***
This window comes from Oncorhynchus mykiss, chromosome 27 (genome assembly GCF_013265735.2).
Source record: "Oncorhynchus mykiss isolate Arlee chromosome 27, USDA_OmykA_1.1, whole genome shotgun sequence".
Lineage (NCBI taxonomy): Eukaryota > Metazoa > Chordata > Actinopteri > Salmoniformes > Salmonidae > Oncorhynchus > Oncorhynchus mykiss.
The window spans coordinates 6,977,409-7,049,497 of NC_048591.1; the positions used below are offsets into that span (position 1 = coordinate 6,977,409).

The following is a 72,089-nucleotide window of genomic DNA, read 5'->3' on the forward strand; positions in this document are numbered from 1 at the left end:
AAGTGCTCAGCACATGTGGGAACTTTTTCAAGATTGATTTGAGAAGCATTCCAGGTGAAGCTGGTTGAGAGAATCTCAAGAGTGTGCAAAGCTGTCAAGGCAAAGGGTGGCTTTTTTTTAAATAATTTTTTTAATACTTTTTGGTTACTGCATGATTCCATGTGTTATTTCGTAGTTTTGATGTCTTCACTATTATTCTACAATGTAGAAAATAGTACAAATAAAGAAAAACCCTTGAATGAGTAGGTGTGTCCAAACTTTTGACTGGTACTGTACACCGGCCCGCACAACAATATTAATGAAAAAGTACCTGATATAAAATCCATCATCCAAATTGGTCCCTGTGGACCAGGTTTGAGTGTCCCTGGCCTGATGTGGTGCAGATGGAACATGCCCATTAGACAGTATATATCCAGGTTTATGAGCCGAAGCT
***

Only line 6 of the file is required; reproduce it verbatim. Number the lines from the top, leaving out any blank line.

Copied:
AAGTGCTCAGCACATGTGGGAACTTTTTCAAGATTGATTTGAGAAGCATTCCAGGTGAAGCTGGTTGAGAGAATCTCAAGAGTGTGCAAAGCTGTCAAGGCAAAGGGTGGCTTTTTTTTAAATAATTTTTTTAATACTTTTTGGTTACTGCATGATTCCATGTGTTATTTCGTAGTTTTGATGTCTTCACTATTATTCTACAATGTAGAAAATAGTACAAATAAAGAAAAACCCTTGAATGAGTAGGTGTGTCCAAACTTTTGACTGGTACTGTACACCGGCCCGCACAACAATATTAATGAAAAAGTACCTGATATAAAATCCATCATCCAAATTGGTCCCTGTGGACCAGGTTTGAGTGTCCCTGGCCTGATGTGGTGCAGATGGAACATGCCCATTAGACAGTATATATCCAGGTTTATGAGCCGAAGCT